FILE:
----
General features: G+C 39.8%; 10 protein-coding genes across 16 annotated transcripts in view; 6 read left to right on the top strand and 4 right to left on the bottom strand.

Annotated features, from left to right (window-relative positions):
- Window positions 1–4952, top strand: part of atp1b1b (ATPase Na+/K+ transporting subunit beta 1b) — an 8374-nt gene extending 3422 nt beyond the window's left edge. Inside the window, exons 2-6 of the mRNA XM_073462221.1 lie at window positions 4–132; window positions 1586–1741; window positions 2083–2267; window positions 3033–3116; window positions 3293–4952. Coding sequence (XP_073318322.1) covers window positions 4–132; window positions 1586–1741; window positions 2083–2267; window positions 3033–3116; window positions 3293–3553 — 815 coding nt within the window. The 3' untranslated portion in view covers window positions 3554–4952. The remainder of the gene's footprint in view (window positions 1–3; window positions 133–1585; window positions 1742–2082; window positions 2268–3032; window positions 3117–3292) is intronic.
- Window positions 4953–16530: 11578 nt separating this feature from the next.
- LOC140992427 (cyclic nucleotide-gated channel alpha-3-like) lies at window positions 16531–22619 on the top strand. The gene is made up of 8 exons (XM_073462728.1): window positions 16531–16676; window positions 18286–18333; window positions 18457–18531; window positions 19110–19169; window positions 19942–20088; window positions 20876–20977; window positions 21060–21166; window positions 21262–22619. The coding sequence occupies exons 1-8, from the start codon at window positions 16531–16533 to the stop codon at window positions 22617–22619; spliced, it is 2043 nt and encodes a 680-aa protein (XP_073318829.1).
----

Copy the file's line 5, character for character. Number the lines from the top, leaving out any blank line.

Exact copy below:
- LOC140992427 (cyclic nucleotide-gated channel alpha-3-like) lies at window positions 16531–22619 on the top strand. The gene is made up of 8 exons (XM_073462728.1): window positions 16531–16676; window positions 18286–18333; window positions 18457–18531; window positions 19110–19169; window positions 19942–20088; window positions 20876–20977; window positions 21060–21166; window positions 21262–22619. The coding sequence occupies exons 1-8, from the start codon at window positions 16531–16533 to the stop codon at window positions 22617–22619; spliced, it is 2043 nt and encodes a 680-aa protein (XP_073318829.1).